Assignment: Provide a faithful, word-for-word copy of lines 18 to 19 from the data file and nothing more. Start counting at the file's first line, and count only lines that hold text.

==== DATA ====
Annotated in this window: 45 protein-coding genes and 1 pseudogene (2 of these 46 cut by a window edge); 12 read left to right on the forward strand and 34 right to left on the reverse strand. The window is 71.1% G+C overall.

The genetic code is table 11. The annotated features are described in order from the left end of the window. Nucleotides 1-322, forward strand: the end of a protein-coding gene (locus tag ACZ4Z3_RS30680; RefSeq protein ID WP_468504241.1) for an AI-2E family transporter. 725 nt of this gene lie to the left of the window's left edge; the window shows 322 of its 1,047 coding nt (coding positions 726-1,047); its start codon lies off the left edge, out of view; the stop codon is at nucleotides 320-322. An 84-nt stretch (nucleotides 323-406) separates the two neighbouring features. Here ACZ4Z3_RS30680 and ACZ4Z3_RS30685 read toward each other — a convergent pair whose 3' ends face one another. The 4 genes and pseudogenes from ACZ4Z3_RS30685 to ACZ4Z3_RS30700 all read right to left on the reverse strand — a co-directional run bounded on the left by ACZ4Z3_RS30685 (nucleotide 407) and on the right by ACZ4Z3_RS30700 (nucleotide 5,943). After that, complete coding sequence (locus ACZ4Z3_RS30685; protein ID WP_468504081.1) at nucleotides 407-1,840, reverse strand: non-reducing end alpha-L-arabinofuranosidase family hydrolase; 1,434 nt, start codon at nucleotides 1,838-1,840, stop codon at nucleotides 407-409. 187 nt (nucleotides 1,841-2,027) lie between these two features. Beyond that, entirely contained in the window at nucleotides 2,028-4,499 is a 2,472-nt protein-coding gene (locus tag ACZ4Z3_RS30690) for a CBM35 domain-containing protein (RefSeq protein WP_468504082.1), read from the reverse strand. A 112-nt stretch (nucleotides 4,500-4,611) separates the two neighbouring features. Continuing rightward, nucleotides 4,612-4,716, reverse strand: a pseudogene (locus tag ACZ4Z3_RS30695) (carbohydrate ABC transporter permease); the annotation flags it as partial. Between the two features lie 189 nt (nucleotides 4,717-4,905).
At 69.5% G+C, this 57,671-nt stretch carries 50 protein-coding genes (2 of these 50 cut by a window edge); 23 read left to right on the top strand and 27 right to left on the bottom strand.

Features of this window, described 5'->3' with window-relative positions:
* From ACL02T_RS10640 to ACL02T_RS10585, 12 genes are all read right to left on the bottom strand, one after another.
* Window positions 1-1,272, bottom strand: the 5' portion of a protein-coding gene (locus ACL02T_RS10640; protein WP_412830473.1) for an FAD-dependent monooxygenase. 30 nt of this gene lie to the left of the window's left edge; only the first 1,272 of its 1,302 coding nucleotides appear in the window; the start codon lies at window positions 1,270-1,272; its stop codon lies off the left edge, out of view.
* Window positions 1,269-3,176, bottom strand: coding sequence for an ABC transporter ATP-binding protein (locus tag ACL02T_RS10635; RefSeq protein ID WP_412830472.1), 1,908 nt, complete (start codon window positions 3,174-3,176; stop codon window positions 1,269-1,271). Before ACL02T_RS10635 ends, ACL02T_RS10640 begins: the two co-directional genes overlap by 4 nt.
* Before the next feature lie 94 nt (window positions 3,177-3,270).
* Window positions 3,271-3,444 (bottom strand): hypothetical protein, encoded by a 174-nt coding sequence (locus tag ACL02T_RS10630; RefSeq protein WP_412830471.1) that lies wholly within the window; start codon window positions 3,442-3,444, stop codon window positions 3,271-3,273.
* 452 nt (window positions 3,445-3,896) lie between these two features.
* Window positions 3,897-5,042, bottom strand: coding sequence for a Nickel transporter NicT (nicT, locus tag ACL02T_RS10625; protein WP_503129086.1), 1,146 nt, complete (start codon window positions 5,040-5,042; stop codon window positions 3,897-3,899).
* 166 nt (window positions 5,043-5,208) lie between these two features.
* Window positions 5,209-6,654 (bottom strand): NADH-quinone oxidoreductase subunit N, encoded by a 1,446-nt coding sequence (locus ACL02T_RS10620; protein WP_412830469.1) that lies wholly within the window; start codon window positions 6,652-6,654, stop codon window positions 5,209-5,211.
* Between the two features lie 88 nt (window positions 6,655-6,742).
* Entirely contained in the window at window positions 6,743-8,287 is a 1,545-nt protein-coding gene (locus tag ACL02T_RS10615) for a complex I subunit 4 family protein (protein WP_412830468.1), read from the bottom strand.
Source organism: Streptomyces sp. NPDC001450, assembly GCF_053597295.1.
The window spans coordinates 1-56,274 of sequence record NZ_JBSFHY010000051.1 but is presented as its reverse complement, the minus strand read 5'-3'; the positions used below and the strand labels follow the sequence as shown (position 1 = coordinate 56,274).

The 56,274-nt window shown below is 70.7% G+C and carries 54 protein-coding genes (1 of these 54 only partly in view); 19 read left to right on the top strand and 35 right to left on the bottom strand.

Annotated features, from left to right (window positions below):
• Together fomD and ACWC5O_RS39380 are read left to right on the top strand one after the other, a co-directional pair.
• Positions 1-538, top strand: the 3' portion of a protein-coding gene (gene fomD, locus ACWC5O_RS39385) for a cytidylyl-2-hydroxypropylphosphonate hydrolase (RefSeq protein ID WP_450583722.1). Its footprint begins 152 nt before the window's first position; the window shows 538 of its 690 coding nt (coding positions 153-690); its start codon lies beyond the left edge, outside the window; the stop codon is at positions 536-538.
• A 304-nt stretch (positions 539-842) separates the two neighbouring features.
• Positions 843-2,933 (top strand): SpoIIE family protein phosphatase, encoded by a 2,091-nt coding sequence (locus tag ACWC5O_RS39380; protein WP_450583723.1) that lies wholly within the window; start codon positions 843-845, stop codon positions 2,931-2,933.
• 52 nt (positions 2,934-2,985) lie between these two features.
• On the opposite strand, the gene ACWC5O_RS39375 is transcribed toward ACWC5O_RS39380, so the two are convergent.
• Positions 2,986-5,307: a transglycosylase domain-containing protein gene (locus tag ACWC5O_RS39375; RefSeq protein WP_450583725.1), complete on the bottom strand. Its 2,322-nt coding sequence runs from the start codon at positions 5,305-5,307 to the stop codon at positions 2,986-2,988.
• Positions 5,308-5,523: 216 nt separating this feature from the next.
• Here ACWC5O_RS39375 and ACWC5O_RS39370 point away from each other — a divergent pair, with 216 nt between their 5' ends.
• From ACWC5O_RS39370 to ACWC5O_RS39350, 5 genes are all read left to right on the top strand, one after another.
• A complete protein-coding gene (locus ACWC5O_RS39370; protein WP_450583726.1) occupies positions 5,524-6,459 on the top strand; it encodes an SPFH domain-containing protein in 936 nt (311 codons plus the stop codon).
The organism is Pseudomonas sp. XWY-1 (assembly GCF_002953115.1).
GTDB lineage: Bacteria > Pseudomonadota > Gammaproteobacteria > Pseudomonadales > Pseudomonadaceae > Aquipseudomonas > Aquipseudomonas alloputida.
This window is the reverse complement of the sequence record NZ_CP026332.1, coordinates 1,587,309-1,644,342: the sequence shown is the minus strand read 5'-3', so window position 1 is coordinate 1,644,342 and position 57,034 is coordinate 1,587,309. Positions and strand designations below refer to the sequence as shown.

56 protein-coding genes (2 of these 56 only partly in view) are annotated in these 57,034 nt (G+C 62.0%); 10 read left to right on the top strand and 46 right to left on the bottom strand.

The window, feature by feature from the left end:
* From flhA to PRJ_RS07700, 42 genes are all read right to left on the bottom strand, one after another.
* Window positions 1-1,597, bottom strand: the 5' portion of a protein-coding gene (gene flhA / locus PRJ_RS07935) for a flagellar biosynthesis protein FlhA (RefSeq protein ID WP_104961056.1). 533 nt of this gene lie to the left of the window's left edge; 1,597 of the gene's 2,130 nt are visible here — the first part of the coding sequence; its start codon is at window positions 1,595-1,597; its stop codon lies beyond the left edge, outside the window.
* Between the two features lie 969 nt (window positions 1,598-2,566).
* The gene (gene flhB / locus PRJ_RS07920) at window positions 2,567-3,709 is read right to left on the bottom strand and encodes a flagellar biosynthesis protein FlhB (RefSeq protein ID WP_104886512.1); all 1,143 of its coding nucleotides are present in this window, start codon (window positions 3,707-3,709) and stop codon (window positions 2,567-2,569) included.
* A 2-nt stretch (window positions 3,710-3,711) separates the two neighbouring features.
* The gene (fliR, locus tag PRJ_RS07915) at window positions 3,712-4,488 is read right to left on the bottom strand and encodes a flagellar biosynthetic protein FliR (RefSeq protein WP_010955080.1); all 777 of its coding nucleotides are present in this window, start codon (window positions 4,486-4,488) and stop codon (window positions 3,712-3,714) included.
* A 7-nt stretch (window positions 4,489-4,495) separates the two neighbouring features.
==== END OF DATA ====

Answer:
The 56,274-nt window shown below is 70.7% G+C and carries 54 protein-coding genes (1 of these 54 only partly in view); 19 read left to right on the top strand and 35 right to left on the bottom strand.

Annotated features, from left to right (window positions below):